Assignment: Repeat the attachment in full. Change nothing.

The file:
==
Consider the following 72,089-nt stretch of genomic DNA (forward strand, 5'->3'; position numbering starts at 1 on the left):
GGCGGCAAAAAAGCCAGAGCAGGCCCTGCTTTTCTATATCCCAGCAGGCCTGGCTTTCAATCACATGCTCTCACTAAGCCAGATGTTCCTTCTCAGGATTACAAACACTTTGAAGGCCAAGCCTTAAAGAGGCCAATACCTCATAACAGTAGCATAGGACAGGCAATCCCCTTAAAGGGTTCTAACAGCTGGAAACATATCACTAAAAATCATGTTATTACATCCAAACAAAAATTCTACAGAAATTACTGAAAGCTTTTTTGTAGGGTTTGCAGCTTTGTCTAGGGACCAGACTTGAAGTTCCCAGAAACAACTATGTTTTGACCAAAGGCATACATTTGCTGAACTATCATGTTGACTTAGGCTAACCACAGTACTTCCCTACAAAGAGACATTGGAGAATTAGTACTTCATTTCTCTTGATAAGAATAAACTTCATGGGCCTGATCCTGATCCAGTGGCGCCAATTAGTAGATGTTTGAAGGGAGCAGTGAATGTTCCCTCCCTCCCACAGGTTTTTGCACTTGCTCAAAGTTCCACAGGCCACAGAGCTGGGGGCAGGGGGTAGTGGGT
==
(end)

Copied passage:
Consider the following 72,089-nt stretch of genomic DNA (forward strand, 5'->3'; position numbering starts at 1 on the left):
GGCGGCAAAAAAGCCAGAGCAGGCCCTGCTTTTCTATATCCCAGCAGGCCTGGCTTTCAATCACATGCTCTCACTAAGCCAGATGTTCCTTCTCAGGATTACAAACACTTTGAAGGCCAAGCCTTAAAGAGGCCAATACCTCATAACAGTAGCATAGGACAGGCAATCCCCTTAAAGGGTTCTAACAGCTGGAAACATATCACTAAAAATCATGTTATTACATCCAAACAAAAATTCTACAGAAATTACTGAAAGCTTTTTTGTAGGGTTTGCAGCTTTGTCTAGGGACCAGACTTGAAGTTCCCAGAAACAACTATGTTTTGACCAAAGGCATACATTTGCTGAACTATCATGTTGACTTAGGCTAACCACAGTACTTCCCTACAAAGAGACATTGGAGAATTAGTACTTCATTTCTCTTGATAAGAATAAACTTCATGGGCCTGATCCTGATCCAGTGGCGCCAATTAGTAGATGTTTGAAGGGAGCAGTGAATGTTCCCTCCCTCCCACAGGTTTTTGCACTTGCTCAAAGTTCCACAGGCCACAGAGCTGGGGGCAGGGGGTAGTGGGT